So long as wise men true wisdom do teach.
(from depths of internet and attributed to Prof. Haroun Mustafa Leon)

I will study what you write in addition to my normal readings in any case. Problem with programming, science and math is that one doesn't know how long finding an answer will take in general.

Nominull, now imagine that your agents aren't perfect Bayesians and ask under what circumstances maximizing to first order fails to maximize to second order.

New Reader, there is a lot of stuff in the archives, and Less Wrong is going to try to make the archives substantially more accessible. Meanwhile, see here for links to a couple of indexes.

Kennaway, what works for launching a Web 2.0 startup doesn't necessarily work for building a self-modifying AI that starts out dumber than you and then becomes smarter than you, but on this I have already spoken. Besides, I don't think there's time to do things the ordinary stupid way, and plenty of AI researchers have already found out that 'I'll just write it and see if it works' tends not to generate human-level intelligence - though it sure generates labor.

Hollerith, if by that you're referring to the mutant alternate versions of the "Singularity" that have taken over public mindshare, then we can be glad that despite the millions of dollars being poured into them by certain parties, the public has been reluctant to uptake. Still, the Singularity Institute may have to change its name at some point - we just haven't come up with a really good alternative.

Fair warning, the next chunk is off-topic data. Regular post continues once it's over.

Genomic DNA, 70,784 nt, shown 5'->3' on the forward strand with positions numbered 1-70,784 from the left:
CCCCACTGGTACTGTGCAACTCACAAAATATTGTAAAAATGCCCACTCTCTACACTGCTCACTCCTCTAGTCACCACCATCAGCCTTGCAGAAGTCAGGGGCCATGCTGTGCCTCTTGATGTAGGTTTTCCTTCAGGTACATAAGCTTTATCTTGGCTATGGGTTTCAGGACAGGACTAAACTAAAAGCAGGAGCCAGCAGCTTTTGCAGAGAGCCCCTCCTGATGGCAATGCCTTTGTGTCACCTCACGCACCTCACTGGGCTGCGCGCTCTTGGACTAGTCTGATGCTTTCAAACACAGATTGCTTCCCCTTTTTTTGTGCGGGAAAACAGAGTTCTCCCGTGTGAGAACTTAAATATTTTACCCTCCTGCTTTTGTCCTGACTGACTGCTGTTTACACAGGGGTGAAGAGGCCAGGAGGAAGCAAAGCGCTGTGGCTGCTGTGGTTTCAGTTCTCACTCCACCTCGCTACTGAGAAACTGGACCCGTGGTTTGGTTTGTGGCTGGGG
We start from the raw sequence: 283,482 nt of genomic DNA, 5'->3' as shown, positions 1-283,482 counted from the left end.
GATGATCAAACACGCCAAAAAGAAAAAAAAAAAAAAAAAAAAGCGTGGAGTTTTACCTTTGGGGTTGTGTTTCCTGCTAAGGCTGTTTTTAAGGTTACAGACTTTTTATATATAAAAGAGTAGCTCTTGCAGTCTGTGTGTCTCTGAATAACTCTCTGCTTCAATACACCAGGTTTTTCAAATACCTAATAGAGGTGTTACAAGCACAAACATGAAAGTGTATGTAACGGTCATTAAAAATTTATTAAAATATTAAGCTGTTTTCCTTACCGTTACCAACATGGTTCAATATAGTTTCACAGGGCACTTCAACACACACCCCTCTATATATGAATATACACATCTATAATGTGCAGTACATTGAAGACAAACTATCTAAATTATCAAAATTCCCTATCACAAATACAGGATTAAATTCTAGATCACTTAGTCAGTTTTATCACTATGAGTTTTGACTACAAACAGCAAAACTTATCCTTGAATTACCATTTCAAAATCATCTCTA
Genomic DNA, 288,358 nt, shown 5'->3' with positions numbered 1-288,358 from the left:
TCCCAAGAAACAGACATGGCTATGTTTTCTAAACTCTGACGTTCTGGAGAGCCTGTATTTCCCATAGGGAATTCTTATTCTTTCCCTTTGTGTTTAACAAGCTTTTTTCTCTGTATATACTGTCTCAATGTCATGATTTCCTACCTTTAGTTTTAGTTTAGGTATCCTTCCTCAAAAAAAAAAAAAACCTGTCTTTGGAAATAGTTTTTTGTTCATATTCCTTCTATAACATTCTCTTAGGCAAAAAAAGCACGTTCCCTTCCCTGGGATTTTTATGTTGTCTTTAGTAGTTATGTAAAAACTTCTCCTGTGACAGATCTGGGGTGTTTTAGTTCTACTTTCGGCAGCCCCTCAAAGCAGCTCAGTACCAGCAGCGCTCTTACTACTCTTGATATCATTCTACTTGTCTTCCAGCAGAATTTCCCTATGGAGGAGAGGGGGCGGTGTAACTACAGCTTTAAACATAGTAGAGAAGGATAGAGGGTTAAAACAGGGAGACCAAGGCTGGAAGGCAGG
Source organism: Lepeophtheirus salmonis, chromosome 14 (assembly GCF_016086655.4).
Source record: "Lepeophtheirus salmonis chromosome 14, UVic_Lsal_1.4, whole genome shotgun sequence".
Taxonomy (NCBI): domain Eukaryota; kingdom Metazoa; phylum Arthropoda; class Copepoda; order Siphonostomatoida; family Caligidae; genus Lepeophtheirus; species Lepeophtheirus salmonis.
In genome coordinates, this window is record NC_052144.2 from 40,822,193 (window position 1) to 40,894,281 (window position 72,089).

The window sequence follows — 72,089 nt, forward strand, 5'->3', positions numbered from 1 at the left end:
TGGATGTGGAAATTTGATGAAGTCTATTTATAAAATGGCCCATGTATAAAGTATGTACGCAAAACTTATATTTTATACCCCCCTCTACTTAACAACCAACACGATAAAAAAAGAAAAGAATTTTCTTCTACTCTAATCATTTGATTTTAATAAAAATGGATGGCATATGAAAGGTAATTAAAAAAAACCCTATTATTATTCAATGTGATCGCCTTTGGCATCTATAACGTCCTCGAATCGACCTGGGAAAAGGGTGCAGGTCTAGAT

plenty of AI researchers have already found out that 'I'll just write it and see if it works' tends not to generate human-level intelligence

I've noticed. But the failure of hacking does not imply that its opposite must succeed, and it's been enough years since the "AGI" phrase was invented to start passing judgement on the new wave's achievements. Most writings on mental architecture look like word salad to me. The mathematical stuff like AIXI is all very well as mathematics, but I don't see any design coming out of it.

There's nothing wrong with "empirical" research in computer programs, especially with complex systems. If you can get something that is closer to what you want, you can study its behavior and analyze the results, looking for patterns or failures in order to design a better version.